If items in your home, such as your boiler or plumbing lines, have not been recently updated, make sure you are checking those as well. They typically have long life spans, but considering the age of your home, they are something to keep an eye on to be sure they are in proper working order.

Read more: Crack in foundation floor causes

Updating an older home

update older home

If you fell in love with an older home that has seen better days, you will likely want to update and make repairs to get it ready to live in.

Older homes can be somewhat tricky. With their uniqueness comes some problems with layout, space, and storage. In the modern age, these are all things people look for in a home. But 100 years ago, they weren’t so important.

You may find when you move into an older home that hasn’t had many updates that you lack some serious closet space, and the idea of open concept doesn’t exist. If you want to update your home but not lose any of its charm or character, there are a few ways you can accomplish this.

First, do your research on the history of your home and what’s inside. You may find that many of the areas you don’t like aren’t original to the house. 

Keep in mind, homes built over 100 years ago likely didn’t have indoor plumbing. So that bathroom you hate probably isn’t original anyway. This can give you a little peace of mind when you decide to remodel it.

When it comes to a remodel, you should remember the material used in your home will likely be extremely difficult to find today. And if you can, you should be prepared to pay a hefty price tag for it more often than not.

The good news is, you can always scan the property of your home for miscellaneous material. You could get lucky and find some incredible wood beams laying around an outbuilding that will be a perfect way to keep the charm of your home while you update.

If you don’t get lucky, you can always do a thorough search of materials available today that can align with the look of your home. Using these will allow you to keep the charm and overall look while still living in more modern quarters.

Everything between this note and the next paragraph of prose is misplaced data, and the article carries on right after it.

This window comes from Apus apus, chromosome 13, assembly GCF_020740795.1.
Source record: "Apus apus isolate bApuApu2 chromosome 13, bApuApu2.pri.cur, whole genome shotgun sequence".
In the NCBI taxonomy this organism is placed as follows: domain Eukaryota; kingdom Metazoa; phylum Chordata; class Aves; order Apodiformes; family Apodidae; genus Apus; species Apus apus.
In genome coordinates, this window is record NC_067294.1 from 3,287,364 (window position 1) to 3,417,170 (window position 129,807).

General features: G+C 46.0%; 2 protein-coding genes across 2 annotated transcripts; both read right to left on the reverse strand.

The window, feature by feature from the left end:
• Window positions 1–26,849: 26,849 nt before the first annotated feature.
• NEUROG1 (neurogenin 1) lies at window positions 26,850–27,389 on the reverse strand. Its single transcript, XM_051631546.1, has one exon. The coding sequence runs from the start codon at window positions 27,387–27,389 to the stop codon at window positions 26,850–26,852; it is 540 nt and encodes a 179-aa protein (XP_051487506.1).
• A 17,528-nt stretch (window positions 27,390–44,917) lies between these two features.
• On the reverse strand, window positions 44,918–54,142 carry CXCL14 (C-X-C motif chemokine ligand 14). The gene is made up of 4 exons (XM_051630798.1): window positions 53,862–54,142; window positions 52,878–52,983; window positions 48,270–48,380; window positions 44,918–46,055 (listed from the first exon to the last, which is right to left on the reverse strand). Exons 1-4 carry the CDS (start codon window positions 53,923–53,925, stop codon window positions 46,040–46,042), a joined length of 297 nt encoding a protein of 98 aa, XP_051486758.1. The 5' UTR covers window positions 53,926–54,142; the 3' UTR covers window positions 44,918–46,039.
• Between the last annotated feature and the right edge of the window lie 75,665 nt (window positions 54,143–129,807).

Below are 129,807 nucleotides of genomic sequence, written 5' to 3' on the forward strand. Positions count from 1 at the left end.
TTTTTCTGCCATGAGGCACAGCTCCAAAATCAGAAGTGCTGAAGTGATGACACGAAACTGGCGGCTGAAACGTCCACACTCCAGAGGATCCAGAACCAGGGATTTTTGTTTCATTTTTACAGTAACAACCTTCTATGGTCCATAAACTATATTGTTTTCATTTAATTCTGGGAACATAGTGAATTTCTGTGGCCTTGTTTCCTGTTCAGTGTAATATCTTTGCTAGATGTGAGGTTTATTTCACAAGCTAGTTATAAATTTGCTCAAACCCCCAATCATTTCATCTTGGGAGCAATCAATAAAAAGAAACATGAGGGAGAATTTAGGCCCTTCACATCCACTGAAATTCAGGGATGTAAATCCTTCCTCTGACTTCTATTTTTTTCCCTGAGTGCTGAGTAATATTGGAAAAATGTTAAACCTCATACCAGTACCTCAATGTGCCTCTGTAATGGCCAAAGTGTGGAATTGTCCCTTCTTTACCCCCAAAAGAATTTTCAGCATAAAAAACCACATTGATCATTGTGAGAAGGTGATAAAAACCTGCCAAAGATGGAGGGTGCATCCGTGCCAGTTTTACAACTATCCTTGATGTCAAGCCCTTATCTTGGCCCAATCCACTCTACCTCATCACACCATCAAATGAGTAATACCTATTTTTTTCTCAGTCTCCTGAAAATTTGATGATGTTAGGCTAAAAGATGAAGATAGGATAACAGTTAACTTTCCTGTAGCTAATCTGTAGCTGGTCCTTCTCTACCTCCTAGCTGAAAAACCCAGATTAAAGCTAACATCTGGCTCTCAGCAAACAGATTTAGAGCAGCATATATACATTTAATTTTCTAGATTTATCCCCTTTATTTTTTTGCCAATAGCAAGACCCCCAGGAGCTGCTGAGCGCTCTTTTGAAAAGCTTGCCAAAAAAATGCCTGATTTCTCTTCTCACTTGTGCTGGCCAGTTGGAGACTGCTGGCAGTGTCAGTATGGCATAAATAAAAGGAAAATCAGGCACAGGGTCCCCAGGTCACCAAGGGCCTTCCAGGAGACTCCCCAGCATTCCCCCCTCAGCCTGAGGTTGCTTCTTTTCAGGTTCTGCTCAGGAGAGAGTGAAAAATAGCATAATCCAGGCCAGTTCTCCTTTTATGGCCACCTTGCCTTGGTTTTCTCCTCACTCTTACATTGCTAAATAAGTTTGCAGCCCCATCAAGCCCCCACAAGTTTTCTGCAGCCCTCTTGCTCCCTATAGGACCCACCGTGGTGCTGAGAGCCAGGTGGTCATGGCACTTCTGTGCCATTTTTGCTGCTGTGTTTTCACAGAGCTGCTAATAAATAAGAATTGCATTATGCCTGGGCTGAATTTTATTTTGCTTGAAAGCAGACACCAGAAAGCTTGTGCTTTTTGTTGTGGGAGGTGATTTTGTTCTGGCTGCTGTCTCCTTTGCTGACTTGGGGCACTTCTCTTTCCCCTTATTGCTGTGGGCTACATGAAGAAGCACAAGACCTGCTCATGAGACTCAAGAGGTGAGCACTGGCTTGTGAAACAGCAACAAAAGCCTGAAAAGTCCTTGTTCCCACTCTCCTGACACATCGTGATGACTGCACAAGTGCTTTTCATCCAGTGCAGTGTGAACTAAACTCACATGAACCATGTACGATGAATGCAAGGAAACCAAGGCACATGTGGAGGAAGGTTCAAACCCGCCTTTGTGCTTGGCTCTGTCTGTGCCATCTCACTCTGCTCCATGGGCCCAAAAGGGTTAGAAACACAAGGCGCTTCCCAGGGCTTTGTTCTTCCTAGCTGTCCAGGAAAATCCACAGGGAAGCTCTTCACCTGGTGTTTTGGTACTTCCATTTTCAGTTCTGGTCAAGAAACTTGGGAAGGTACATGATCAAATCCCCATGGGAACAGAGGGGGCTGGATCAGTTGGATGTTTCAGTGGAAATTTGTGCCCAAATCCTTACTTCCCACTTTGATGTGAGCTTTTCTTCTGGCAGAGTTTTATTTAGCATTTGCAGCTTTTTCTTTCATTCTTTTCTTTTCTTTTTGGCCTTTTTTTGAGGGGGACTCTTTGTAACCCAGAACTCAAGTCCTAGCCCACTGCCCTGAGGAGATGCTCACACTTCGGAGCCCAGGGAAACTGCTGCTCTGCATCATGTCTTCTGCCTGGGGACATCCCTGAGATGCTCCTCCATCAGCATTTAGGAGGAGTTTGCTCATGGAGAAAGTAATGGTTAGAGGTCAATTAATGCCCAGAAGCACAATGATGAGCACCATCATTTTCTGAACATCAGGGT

While you work through these repairs, make sure you have good insurance for coverage. You likely won’t find any savings here, unfortunately. Insurance companies often see older homes as a little more high risk than a newer build. But you don’t want to dive into any projects without coverage.

Read more: How to check smoke detector

Antique homes: Extra charm with extra care

Though older homes certainly require some extra love and attention, they truly are a time capsule of days past. They have incredible features you won’t find in a house built in the modern age.

If you are debating on purchasing an older home, or if you have one already and simply aren’t sure what to do with it, just remember that all the love you put into them will be brought back through their beauty and unique character.

It may seem daunting, but there are plenty of resources available to help through every step of your journey. And at the end of the day, you can sleep well knowing you are keeping a true piece of history alive and well.

How to maintain an old house was last modified: January 13th, 2023 by Alexandra Arcand
Your opinion matters, leave a comment
1 Comment
Inline Feedbacks
View all comments

It is terribly important, if you live in an old house, and you are not sure if your pipes are not made of lead, or have lead joins, you have to test the water and if it is the case change the pipes. Lead is poisonous, and more dangerous for babies and old people. I freak out when I knew my grandmother have those in her house, and immediately whole family help her to change it.